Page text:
By Father John Bayer
Special to The Texas Catholic
I was pleasantly surprised earlier this summer when I saw confirmed in the prestigious journal Scientific American (May 2019) something I had often heard from some Catholics: namely, the hormonal contraceptives that our society offers millions of women have a rather dubious origin and an even more questionable future.
In an age like ours, I should be prudent when writing about such an issue. And so, dear reader, I promise to do my very best to go no further than the author of the article I read in Scientific American. It was written by Virginia Sole-Smith, who, according to her biography at the beginning of the article, is “a journalist who writes about feminism, body image and health for the New York Times Magazine, Harper’s Magazine, Elle and many other publications.” (34). In what follows, I try to present significant points from her article.
Sole-Smith writes with some indignation about the cultural and clinical ignorance affecting women’s health, particularly with regard to menstruation. Senior Editors Clara Moskowitz and Jen Schwartz, who introduce the article by Sole-Smith, summarize her piece by saying, “Having periods is not a disease. But when they go wrong, they offer clues into disorders that require intervention. The medical field has largely done a poor job of identifying and treating them with precision. Clinicians tend to wield synthetic hormones like a hammer, liberally prescribing the birth-control pill for all kinds of pain – which is partly why serious diseases of the female organs such as endometriosis take an average of eight years to be diagnosed.” (31).
How did we arrive to a situation where relatively little is known about menstruation and where pills are too quickly prescribed to control it? Sole-Smith explains, “By the late 1950s research around menstruation had shifted to center almost entirely on preventing unplanned pregnancies” (35). Thus, research shifted to correspond with social concerns. Initially, the researchers studied a small group of American women, but then they went “to Puerto Rico to run the first large-scale trial of the drug that the U.S. Food and Drug Administration would approve in 1960 as the first oral contraceptive. They recruited 265 Puerto Rican women, many of them poor, to the study without the level of ‘informed consent’ required today.” The results were not promising: “Twenty-two percent of the participants dropped out after reporting side effects such as nausea, dizziness, headaches and vomiting. The study’s medical director argued that the pill ‘caused too many side reactions to be generally acceptable.’ Nevertheless, it went to market.” (35). As Sole-Smith notes, the pill was celebrated as a watershed for women’s liberation. “But liberation came with a price. By the late 1960s patients across the U.S. were reporting the same symptoms documented during the Puerto Rican trial. Despite many reformulations over the ensuing decades, side effects remain a problem for many women on the pill; risks for breast cancer, blood clots and stroke may also be higher.” (35).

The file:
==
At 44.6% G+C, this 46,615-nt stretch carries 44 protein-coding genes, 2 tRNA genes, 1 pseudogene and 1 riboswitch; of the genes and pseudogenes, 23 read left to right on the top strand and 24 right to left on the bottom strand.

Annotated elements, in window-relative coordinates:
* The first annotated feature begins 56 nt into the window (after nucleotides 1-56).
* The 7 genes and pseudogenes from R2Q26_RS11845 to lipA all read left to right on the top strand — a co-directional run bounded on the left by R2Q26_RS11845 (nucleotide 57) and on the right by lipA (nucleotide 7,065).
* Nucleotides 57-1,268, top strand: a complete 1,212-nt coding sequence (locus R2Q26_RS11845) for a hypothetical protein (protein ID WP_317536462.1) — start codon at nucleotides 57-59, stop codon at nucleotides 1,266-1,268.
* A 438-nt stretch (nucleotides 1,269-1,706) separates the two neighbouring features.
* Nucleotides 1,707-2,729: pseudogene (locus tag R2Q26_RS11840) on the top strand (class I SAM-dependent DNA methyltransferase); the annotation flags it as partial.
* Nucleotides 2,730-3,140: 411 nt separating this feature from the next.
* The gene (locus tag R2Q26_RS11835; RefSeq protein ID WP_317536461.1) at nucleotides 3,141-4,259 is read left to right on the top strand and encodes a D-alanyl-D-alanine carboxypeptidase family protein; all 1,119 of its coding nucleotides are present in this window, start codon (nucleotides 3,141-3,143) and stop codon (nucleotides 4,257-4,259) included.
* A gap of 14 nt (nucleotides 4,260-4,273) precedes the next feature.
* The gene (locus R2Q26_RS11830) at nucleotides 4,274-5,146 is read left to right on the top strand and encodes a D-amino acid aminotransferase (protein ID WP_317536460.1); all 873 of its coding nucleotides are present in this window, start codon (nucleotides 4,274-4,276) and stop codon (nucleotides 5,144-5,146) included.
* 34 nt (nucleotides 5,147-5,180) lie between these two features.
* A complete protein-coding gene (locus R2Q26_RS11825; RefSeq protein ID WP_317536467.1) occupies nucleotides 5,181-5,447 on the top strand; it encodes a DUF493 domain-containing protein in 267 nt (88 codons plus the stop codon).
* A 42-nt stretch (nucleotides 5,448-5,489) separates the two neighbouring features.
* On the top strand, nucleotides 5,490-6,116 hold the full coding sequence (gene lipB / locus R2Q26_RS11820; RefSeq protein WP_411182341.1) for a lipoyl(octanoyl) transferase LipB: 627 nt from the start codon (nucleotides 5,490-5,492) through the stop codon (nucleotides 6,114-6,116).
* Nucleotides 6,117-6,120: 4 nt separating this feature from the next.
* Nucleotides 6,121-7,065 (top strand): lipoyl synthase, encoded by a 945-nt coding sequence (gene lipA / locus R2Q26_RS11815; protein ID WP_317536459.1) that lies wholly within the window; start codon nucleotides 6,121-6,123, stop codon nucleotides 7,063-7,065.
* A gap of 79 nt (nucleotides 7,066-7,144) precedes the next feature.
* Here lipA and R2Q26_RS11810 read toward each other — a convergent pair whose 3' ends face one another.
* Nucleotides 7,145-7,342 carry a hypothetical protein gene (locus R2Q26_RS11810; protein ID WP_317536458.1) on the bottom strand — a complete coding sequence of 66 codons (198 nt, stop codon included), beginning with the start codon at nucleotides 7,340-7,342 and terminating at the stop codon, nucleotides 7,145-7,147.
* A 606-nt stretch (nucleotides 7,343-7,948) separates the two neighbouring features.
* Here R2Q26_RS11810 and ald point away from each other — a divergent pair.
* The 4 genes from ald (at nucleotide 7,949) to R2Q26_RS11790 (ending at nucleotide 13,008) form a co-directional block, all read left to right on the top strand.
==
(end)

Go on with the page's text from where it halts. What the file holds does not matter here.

The risks may be even higher whenever the pill is prescribed in order to suppress a women’s cycle indefinitely. As Sole-Smith states, we do not know what the consequences are for women who fill their bodies with synthetic hormones for extended periods of time: “Nobody knows for sure what that exposure to synthetic hormones will mean long term for women using the pill to suppress their cycles indefinitely.” Citing a certain researcher, she writes, “Kissling says, ‘What we have now’ with women using birth control for long-term suppression ‘is the largest uncontrolled medical experiment on women in history.’” (40).
Moreover, turning the pill into a mainstream cultural right missed an opportunity for women’s health: for, “scientists figured out how to supplant periods long before they began trying to understand why they work the way they do.” (35-36). This is, I think, an example of how science and technology get into trouble when they are mixed with the winds of a momentary ideology. Obviously, I’m not a doctor, but I do know serious doctors who are suspicious of hormonal contraceptives, and who, more positively, are filled with genuine wonder when studying the female body and its reproductive systems. Some of these doctors have been diligently researching this aspect of women’s health for decades at the Saint Paul VI Institute in Omaha, NE, when much of the scientific community had lost interest. From what I have read and heard of their work, there are real scientific, medical and personal rewards for exploring this research.
If someone is skeptical that this negative light on contraception sounds too convenient, since it is coming from a Catholic priest, I would respond by saying that I cite here Scientific American – hardly a journal of ultra-conservative Catholics! Moreover, there are other secular organizations interested in this precisely because it is a women’s issue, not a Catholic issue. See, for example, www.iirrm.org, www.naturalwomanhood.org, or www.factsaboutfertility.org (Facts About Fertility will even have a conference in Dallas on October 12). Admittedly, I do take a particular interest in the matter as a Catholic, since I find it an edifying thought that Catholic faith and moral teaching actually correspond with the natural good of our bodies.
Father John Bayer, O.Cist., is a theologian and monk at the Cistercian Abbey of Our Lady of Dallas in Irving. His column appears occasionally in The Texas Catholic.